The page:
I’m thousands of miles above the ground, or however many miles one is when she is in an airplane. It’s been weeks, months really, since I’ve gotten any healthy amount of sleep, and I’m beyond tired, the fatigue heightening the stirrings in my soul, in my mind, in my troubled heart.
But this weariness is not what weighs me down as I float suspended between Heaven and Earth. It is, predictably, existential angst, whatever that is. I swear I read a book about it once.
The pilot tells us we are 1,000 nautical miles from Salt Lake City, having just passed over the mighty Mississippi, flowing with what I imagine to be the wrath of God.
I’m taking an improptu vacation, Veteran’s Day giving me the long weekend I need to escape.
I’ve been telling everyone I am coming here for a concert, and they all think I am crazy to travel thousands of miles for a few hours of entertainment, but the truth of it is that the concert just gave me the excuse I needed.
It is fitting that Salt Lake is the Mormon Mecca, because it is a pilgrimage that brings me all this way.
I’ve rented a car and a motel room and made no plans to meet with any of the many friends I could be seeing. This is my time in the desert, and time in the desert is best spent alone.
I won’t be hitting the normal tourist attractions. I have no desire to see Temple Square, the Conference Center, or the Tabernacle. As someone who isn’t quite Mormon, but can never really shake the mindset–and with that the requisite guilt of any apostate, there is no appeal. They are not places of spiritual significance anymore, nor do I have the curiosity of an outsider.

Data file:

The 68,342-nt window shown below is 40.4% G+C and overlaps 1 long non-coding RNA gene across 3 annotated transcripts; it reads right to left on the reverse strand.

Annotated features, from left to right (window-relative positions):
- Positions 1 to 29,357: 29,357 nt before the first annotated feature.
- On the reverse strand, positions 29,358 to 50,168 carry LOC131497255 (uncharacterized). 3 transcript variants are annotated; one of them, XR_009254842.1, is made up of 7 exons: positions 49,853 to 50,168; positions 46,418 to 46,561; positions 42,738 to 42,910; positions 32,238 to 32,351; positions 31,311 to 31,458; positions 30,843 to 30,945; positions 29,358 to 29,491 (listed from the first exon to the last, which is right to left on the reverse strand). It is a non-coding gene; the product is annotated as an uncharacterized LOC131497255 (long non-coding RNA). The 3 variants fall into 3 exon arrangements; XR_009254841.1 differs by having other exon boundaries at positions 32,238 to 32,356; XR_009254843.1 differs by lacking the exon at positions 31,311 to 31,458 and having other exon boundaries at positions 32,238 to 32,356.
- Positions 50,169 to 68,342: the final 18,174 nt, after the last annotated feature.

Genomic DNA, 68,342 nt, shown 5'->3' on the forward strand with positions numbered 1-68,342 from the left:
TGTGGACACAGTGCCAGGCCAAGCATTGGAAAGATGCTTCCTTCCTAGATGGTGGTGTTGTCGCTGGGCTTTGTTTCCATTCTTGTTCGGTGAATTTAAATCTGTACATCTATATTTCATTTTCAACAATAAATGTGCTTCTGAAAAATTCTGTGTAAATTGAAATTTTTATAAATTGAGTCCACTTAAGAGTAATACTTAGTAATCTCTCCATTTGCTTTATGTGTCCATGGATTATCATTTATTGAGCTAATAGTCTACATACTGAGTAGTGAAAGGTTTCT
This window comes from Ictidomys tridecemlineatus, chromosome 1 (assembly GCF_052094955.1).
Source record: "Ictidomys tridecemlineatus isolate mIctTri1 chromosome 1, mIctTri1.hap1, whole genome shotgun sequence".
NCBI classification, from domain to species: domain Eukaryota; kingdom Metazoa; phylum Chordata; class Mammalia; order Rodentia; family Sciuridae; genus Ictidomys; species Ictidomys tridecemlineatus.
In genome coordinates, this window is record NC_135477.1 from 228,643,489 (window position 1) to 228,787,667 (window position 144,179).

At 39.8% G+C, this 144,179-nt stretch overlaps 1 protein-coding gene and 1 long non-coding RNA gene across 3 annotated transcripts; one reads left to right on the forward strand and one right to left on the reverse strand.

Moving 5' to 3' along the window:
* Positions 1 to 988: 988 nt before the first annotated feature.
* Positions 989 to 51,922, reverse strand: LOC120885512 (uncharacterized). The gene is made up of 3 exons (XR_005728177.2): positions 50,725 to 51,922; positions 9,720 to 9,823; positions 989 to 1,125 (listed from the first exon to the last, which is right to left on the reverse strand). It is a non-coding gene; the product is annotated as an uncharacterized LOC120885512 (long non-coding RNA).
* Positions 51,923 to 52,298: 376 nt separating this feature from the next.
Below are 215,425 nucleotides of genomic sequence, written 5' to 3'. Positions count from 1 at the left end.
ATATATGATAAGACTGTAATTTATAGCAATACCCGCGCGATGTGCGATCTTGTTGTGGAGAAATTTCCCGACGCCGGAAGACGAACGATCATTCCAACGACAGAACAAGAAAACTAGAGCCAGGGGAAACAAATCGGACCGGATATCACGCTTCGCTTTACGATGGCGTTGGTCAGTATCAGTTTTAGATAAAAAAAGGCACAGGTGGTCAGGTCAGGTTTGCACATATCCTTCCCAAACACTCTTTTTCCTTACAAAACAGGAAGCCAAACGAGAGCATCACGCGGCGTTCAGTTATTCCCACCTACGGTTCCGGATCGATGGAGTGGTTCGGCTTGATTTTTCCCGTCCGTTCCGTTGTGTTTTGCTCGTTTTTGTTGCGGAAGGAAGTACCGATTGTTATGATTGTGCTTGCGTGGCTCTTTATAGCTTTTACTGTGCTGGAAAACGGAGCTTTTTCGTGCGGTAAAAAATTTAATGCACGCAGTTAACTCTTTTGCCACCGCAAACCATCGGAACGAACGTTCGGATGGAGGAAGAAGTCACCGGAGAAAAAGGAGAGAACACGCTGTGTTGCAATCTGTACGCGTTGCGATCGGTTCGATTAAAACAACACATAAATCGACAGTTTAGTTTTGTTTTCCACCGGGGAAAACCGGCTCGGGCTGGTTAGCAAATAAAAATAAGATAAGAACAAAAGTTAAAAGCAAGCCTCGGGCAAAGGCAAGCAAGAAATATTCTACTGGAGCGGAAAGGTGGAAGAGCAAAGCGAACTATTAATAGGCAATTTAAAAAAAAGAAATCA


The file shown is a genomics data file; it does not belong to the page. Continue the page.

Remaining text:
I’m here stuck in the middle, looking for some kind of resolve to this struggle that has encompassed my entire adulthood. I’m approaching 25 and this is more than the Mayeresque quarter-life crisis.
I read My Faith So Far between Providence and here, and I have the Seven Storey Mountain for the return flights, always hoping to find answers in others’ struggles, in their journeys from longing to faith to confusion, to faith mingled with confusion. Having been stuck in confusion for so long, a short respite into quasi confused faith would be enough to relieve this pressure, at least long enough to get my bearings and approach God with something more than panicked despair.
I read of Patton’s time at ORU and smile, remembering those cold afternoons when Veronica, Trevor, Jessica and I trudged through the slush in Harvard Square, down Church Street to the chapel, wishing that they had built it closer to the T-stop.
“Hey, if we have faith, we can make anything happen, right?” one of us would say.
“Yeah, if we really believed it.”
“Like move mountains?”
“What about chapels? Do you think if we all prayed hard enough we could move the church building closer to Harvard Square?”
“I don’t have that kind of faith. It would never work.”
“Yeah, but it would be nice, wouldn’t it?”
And as silly as it was, I wanted to believe we could move mountains. We all knew we were being stupid. This isn’t really what is meant by faith moving things. At least, I don’t see it that way. Moving a soul is so much more powerful that moving even the largest mountain. Rocks do what God tells them. Souls have free will.
Like when David and I would talk about angels and how they love and praise God with all they have every single day.
And I would always say I’d rather be an angel. It would all be so much easier. Screw free will. I want to love God willingly. I don’t want to have to fight myself every step of the way, Original Sin tripping me up, as I try to negotiate a perpetually dark wood.
I smile to myself just thinking of that image and how apt it is that I stay stuck in the darkness. I love the Inferno, and the Purgatorio comes in a close second, but I never did get through Paradiso. All that happiness and worship and love couldn’t keep my attention. The irony slays me. Maybe I should just be thankful for my humanity. Angelhood sounds boring.